Offense lets OU down in Nebraska
BY JOHN E. HOOVER World Sports Writer
Sunday, November 08, 2009
11/08/09 at 10:35 AM
LINCOLN, Neb. — This "Battle of the Big Reds" was billed as a defensive brawl.
It was something like that.
Two of college football's fiercest defenses met on Saturday night at Memorial Stadium — well, they met two struggling offenses, anyway. The result was few yards, fewer first downs and even fewer points.
Great defense or bad offense, Nebraska converted turnovers into points and held off the No. 20-ranked Sooners 10-3.
"It's very frustrating," said OU defensive end Jeremy Beal. "Before the season, we had high expectations."
It was the fewest points scored by an Oklahoma team in 11 seasons under head coach Bob Stoops — worst since a shutout at Texas A&M in 1998. It also was the lowest-scoring game in the series since a 7-3 Nebraska victory in 1988.
"OU, we don't come in here to put up three points," said wideout Ryan Broyles. "That's not what we do. We have 12, we win the game."
For an OU team that set an NCAA record with 99 touchdowns last season, it was a nightmare.
"It's kind of happened enough," said offensive coordinator Kevin Wilson. "Somebody, or something's gotta change. What you saw today was very similar to what you saw in the opener (a 14-13 loss to BYU). That's disappointing, because it's Week 9."
OU's defense was better than ever, but the offense committed crippling penalties on virtually every drive, and quarterback Landry Jones — who earlier this season set a school record with six touchdown passes in a game — tied a school mark by throwing five interceptions.
"I know y'all want to shoot at one person," Broyles said, "but he's just one player, and he's a young quarterback. We all need to play better."
The Cornhuskers improved to 6-3 overall and 3-2 in Big 12 Conference play, while the Sooners fell to 5-4 and 3-2.
A crowd of 86,115, the second-largest in the history of the stadium, roared its approval throughout the slugfest, despite the fact that their team managed just 180 yards of total offense and seven first downs.
With the Sooner offense abandoning an ineffective running game, Landry Jones had his roughest start of the season, completing just 26-of-58 passes — tying a school record for attempts — for 245 yards with no touchdowns and five interceptions.
"Didn't expect that from Landry," Wilson said.
The Sooners' hopes looked buried when a fourth-and-4 pass from Jones was intercepted by Nebraska linebacker Phillip Dillard — a Jenks graduate — with 2:31 to play.
But OU's defense forced another three-and-out and Broyles gave the Sooners more one more breath with a 35-yard punt return to the Nebraska 49 with 41 seconds left.
"I knew we needed field position," Broyles said, "but if I could, I was gonna try and score."
Instead, Broyles was tackled on the sideline and, just two plays later, Jones threw his fifth interception, an inexplicable second-down Hail Mary to the 10-yard line with 27 seconds to play. Wilson said Jones missed Broyles open underneath for what might have been an 18-yard gain to keep the drive alive.
Instead, Jones heaved a bomb into a swarm of Nebraska defenders.
"I just rushed myself and didn't get the whole signal," Jones said.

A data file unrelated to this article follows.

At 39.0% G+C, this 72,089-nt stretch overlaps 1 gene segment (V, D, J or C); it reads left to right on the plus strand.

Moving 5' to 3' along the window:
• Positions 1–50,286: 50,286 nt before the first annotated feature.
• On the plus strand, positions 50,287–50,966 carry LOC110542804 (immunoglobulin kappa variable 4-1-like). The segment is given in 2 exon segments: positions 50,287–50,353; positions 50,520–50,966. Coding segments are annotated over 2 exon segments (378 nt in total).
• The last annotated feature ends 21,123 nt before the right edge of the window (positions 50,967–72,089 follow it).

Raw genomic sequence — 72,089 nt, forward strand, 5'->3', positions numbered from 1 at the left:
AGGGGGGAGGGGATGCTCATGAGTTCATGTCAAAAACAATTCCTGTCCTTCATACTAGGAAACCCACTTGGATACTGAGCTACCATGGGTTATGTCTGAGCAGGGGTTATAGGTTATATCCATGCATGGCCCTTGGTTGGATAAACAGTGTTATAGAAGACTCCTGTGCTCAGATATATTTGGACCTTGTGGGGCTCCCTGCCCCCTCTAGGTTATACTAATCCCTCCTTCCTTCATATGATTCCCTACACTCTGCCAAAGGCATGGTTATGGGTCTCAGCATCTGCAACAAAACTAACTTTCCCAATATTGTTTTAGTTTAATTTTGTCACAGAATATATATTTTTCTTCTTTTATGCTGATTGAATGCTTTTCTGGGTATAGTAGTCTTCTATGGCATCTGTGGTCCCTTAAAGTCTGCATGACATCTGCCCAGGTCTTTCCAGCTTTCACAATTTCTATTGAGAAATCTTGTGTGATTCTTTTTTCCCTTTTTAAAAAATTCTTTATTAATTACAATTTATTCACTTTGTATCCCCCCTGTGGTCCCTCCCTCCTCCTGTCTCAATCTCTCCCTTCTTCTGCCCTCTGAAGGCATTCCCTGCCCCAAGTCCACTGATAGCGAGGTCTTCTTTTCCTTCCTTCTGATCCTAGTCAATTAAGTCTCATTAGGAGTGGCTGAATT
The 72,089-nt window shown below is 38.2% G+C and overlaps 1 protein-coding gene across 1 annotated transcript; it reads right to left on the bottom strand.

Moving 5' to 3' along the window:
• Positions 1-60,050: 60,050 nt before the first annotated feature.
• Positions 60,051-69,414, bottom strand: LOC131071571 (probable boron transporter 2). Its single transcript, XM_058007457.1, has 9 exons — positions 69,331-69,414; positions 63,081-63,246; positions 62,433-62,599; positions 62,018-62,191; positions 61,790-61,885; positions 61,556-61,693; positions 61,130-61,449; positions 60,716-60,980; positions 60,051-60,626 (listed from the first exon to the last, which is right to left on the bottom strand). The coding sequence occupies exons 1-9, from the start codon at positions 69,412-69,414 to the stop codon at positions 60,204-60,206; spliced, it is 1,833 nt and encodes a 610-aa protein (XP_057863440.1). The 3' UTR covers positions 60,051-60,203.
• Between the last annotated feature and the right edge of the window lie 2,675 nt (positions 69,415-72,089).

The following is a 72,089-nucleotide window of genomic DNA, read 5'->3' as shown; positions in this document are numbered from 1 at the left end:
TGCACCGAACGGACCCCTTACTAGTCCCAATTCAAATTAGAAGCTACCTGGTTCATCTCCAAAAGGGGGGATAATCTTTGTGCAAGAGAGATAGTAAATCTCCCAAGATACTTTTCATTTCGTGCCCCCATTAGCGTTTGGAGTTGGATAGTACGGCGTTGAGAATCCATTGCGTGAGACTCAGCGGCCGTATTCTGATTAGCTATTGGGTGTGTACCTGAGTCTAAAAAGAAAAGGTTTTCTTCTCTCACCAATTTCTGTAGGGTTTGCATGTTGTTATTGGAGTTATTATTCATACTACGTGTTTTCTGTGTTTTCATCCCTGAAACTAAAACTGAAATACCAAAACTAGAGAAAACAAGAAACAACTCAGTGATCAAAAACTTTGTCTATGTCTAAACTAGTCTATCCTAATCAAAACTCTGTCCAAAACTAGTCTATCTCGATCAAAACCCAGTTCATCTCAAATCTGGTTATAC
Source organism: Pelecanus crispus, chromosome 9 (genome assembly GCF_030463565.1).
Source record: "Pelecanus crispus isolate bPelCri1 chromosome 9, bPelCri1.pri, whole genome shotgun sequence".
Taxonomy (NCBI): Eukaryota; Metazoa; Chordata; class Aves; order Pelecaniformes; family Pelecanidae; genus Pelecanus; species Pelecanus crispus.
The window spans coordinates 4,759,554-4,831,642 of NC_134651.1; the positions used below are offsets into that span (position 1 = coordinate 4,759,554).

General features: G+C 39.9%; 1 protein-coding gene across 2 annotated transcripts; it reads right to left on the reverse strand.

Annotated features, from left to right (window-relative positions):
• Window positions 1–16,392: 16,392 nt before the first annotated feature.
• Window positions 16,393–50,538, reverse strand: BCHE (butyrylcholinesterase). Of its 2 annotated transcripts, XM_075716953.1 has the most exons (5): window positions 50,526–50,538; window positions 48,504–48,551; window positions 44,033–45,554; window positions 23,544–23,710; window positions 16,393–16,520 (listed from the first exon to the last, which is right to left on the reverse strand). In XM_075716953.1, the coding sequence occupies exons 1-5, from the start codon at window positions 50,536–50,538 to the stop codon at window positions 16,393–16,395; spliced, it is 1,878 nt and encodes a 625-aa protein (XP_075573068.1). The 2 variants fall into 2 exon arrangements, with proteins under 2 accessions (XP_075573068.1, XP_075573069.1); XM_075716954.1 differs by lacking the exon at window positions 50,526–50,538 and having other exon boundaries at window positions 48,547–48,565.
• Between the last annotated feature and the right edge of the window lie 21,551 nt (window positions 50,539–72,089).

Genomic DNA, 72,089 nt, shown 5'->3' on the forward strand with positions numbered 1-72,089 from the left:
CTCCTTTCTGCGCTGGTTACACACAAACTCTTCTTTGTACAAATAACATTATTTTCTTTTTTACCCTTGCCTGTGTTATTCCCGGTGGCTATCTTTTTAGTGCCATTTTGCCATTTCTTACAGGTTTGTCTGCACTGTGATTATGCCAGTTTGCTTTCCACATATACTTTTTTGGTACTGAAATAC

In the first quarter, the teams combined for zero points, one first down and 32 total yards on 29 snaps.
The respective defenses undoubtedly caused much of the havoc. Nebraska came into the game ranked ninth nationally in total defense, and the Sooners ranked 11th, both yielding well under 300 yards per game.
"They have a heck of a defense," Wilson said.
But foundering offenses also shouldered the blame.
"I'd like to have a couple of those throws back," Jones said. "Left a couple high. Can't have that."
OU's defense wasn't perfect. Nebraska's Roy Helu rushed for 138 yards. And special teams were costly. Tress Way, who took over the placekicker duties for an inconsistent Jimmy Stevens two weeks ago, missed three of his four field goal attempts, including two on the Sooners' first two possessions.
In all, 11 of the Sooners' 16 drives ended up in Nebraska territory, but Sooner mistakes — and Cornhusker defense — made points scarce. OU finished with 325 yards on 87 plays, but five interceptions, three missed field goals and three failed fourth-down plays were all too much to overcome.
The Sooners' only points came with 24 seconds left in the first half, when Way kicked a 28-yard field goal.
Nebraska's only points of the first half came after Prince Amukamara intercepted a Jones pass and returned it to the OU 1-yard line. From there, quarterback Zac Lee threw a 1-yard pass to Ryan Hill. Lee, formerly the starter, replaced freshman Cody Green, who was ineffective in the first quarter.
The Huskers' other points, a 28-yard field goal by Alex Henery, also came after a Jones interception.
Nebraska safety Matt O'Hanlon picked off Jones three times.
"Man, just give credit to Nebraska," Jones said. "They've got a great defense."
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OU had its lowest point total in the Bob Stoops era during a 10-3 loss to
nebraska on Saturday night. A look at the games in which OU has been
held to 10 points or less since Stoops became coach in the 1999 season:
Nov. 7, 2009 (Lincoln, Neb.): Nebraska 10, Oklahoma 3
Oct. 7, 2006 (Dallas): Texas 28, Oklahoma 10
Sept. 3, 2005 (Norman): TCU 17, Oklahoma 10
Dec. 6, 2003 (Kansas City, Mo.): Kansas State 3 , Oklahoma 7*
Jan. 1, 2002 (Dallas): Oklahoma 10, Arkansas 3#
Oct. 27, 2001 (Lincoln, Neb.): Nebraska 20, Oklahoma 10
* Big 12 championship game #Cotton Bowl game
John E. Hoover 581-8384
OU quarterback Landry Jones threw five interceptions Saturday against Nebraska. Stephen Pingry/Tulsa World
OU receiver Ryan Broyles had eight catches for 74 yards. Stephen Pingry/Tulsa World